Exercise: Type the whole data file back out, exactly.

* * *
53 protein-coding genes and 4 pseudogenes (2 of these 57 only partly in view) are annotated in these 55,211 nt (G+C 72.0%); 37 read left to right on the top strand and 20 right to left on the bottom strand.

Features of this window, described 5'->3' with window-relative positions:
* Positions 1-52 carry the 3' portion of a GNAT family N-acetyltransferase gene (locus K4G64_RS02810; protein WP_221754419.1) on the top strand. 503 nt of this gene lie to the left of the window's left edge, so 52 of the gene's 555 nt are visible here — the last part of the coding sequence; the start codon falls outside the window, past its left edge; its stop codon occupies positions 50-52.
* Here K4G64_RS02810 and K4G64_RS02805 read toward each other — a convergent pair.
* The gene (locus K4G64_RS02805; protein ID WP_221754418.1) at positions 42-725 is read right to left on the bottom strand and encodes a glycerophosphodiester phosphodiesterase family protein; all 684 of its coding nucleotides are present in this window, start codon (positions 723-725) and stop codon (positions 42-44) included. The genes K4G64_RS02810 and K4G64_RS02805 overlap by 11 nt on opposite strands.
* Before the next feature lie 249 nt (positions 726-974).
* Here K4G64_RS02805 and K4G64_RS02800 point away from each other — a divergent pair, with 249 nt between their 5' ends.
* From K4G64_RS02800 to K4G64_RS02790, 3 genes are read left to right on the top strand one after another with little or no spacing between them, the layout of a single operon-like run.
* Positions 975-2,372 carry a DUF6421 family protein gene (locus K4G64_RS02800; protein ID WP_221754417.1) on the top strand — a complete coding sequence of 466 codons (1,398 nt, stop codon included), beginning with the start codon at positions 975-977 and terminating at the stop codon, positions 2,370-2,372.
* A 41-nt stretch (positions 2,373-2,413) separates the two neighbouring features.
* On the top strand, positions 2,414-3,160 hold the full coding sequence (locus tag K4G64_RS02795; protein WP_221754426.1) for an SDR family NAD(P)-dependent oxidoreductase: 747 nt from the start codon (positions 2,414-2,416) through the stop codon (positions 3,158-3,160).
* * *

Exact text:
53 protein-coding genes and 4 pseudogenes (2 of these 57 only partly in view) are annotated in these 55,211 nt (G+C 72.0%); 37 read left to right on the top strand and 20 right to left on the bottom strand.

Features of this window, described 5'->3' with window-relative positions:
* Positions 1-52 carry the 3' portion of a GNAT family N-acetyltransferase gene (locus K4G64_RS02810; protein WP_221754419.1) on the top strand. 503 nt of this gene lie to the left of the window's left edge, so 52 of the gene's 555 nt are visible here — the last part of the coding sequence; the start codon falls outside the window, past its left edge; its stop codon occupies positions 50-52.
* Here K4G64_RS02810 and K4G64_RS02805 read toward each other — a convergent pair.
* The gene (locus K4G64_RS02805; protein ID WP_221754418.1) at positions 42-725 is read right to left on the bottom strand and encodes a glycerophosphodiester phosphodiesterase family protein; all 684 of its coding nucleotides are present in this window, start codon (positions 723-725) and stop codon (positions 42-44) included. The genes K4G64_RS02810 and K4G64_RS02805 overlap by 11 nt on opposite strands.
* Before the next feature lie 249 nt (positions 726-974).
* Here K4G64_RS02805 and K4G64_RS02800 point away from each other — a divergent pair, with 249 nt between their 5' ends.
* From K4G64_RS02800 to K4G64_RS02790, 3 genes are read left to right on the top strand one after another with little or no spacing between them, the layout of a single operon-like run.
* Positions 975-2,372 carry a DUF6421 family protein gene (locus K4G64_RS02800; protein ID WP_221754417.1) on the top strand — a complete coding sequence of 466 codons (1,398 nt, stop codon included), beginning with the start codon at positions 975-977 and terminating at the stop codon, positions 2,370-2,372.
* A 41-nt stretch (positions 2,373-2,413) separates the two neighbouring features.
* On the top strand, positions 2,414-3,160 hold the full coding sequence (locus tag K4G64_RS02795; protein WP_221754426.1) for an SDR family NAD(P)-dependent oxidoreductase: 747 nt from the start codon (positions 2,414-2,416) through the stop codon (positions 3,158-3,160).